Figure 4. Large farm investments, is now a good time or a bad time to buy such items, October 2015-July 2018.

Figure 4. Large farm investments, is now a good time or a bad time to buy such items, October 2015-July 2018.

 

Figure 5. Expectations for Dec. 2018 CBOT Corn Futures and Nov. 2018 Soybean Futures Prices Between Mid-July and Fall 2018.

Figure 5. Expectations for Dec. 2018 CBOT Corn Futures and Nov. 2018 Soybean Futures Prices Between Mid-July and Fall 2018.

 

Producers’ Bearish Perspective on Corn and Soybean Prices

On the July survey, producers were asked for their perspective on the likelihood that December 2018 corn futures prices would rise above $4.00 or dip below $3.25 per bushel between mid-July, when the survey was conducted, and fall 2018. A similar question was posed with respect to November soybean futures prices, asking about the likelihood of prices exceeding $9.50 or falling below $8.00 per bushel. At the time the survey was conducted, settlement prices for November soybean futures ranged from $8.45 to $8.64 per bushel and settlement prices for December corn futures ranged from $3.55 to $3.69 per bushel. Producers’ were decidedly negative about the future trading range for both soybean and corn futures. Less than 2 out of 10 producers expect to see corn futures trade above $4.00 per bushel or soybeans trade above $9.50 per bushel. In contrast, approximately 4 out of 10 producers in this month’s survey stated they think it’s likely corn futures will trade below $3.25 per bushel and soybeans will trade below $8.00 per bushel. For both corn and soybeans, prices at those levels would cover variable expenses on nearly all Corn Belt farms but would fall short of covering fixed and overhead expenses, resulting in a significant cash flow squeeze for many farm operators.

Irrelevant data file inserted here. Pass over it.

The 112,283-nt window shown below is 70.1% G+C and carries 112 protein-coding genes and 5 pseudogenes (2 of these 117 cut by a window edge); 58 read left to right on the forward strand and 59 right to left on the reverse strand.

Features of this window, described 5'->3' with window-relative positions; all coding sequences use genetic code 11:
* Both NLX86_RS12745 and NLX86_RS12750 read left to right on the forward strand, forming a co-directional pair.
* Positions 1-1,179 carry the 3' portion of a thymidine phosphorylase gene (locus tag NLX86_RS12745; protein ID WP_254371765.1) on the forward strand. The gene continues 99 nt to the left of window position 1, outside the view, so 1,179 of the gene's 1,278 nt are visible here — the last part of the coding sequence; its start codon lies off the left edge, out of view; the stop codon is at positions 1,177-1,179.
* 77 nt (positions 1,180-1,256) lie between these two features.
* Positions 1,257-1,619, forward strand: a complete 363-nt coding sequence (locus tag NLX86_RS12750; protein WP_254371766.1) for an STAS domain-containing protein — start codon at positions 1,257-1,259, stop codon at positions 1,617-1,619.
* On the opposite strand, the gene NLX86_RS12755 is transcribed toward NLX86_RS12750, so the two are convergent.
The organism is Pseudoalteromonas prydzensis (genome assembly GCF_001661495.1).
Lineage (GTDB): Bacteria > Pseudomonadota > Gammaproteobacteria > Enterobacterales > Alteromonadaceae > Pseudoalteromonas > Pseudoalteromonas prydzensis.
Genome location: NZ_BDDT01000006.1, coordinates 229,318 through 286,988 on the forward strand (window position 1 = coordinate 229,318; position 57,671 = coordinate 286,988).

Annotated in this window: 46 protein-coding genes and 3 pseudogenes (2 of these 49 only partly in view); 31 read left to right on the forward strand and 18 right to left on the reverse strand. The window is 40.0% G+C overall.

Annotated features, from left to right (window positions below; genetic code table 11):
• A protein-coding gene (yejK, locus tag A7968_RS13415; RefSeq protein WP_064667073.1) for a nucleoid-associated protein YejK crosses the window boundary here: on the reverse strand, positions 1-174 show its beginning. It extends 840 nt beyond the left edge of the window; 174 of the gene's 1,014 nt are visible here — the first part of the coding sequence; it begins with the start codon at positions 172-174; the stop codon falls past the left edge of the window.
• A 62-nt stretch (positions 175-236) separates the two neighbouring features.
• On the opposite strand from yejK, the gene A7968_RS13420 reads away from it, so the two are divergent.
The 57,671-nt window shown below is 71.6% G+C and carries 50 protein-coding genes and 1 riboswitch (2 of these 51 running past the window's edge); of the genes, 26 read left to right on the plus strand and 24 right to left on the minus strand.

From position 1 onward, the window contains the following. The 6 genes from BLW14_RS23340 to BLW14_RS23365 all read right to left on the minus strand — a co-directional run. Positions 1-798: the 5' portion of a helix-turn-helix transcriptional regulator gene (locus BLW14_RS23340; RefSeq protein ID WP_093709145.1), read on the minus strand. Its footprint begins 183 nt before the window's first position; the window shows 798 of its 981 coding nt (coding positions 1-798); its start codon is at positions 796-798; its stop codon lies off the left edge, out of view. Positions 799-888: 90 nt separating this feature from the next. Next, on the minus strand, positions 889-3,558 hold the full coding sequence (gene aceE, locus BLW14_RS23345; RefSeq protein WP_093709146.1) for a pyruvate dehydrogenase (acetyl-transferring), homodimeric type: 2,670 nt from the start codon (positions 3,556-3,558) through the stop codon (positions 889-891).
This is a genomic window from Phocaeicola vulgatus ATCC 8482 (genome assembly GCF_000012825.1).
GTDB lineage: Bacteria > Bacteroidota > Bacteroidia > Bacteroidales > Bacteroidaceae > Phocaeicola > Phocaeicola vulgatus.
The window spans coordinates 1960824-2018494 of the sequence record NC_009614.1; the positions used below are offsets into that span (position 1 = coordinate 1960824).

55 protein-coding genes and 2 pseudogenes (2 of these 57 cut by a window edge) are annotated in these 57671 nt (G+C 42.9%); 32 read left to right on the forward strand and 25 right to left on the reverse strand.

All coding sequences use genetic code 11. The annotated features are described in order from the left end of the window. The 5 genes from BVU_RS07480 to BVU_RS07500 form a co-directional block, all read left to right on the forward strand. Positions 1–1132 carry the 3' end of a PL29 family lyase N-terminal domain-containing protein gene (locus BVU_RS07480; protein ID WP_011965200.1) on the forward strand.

Figure 6. Farmland Price Expectations, 12 Months Ahead, July 2018.

Figure 6. Farmland Price Expectations, 12 Months Ahead, July 2018.

 

Farmland Price Outlook Weakens

Unsurprisingly, the negative outlook with respect to the agricultural economy and commodity prices spilled over into a more negative outlook for farmland values in the year ahead. On the July survey, 31 percent of producers said they expect to see lower farmland prices over the course of the next year. This compares to just 21 percent of producers expecting to see lower farmland values when the May survey was conducted and erases the improvement in farmland value expectations that was observed in surveys dating back to November of last year.

 

Producers Are Concerned About a Trade War and Impact on Their Farm

Three times over the last 6 months we’ve asked producers if they think U.S. agriculture is at risk of a trade war that will result in a significant decrease in U.S. agricultural exports, most recently on the July 2018 survey. Not surprisingly, the percentage of producers that think a trade war is likely increased in July compared to both April and March 2018. In July, 54 percent of producers said a trade war that reduces ag exports is likely compared to 47 percent and 46 percent in March and April, respectively. Similarly, the percentage of producers that thought a trade war was unlikely declined in July to 23 percent compared to 28 percent in March and 30 percent in April.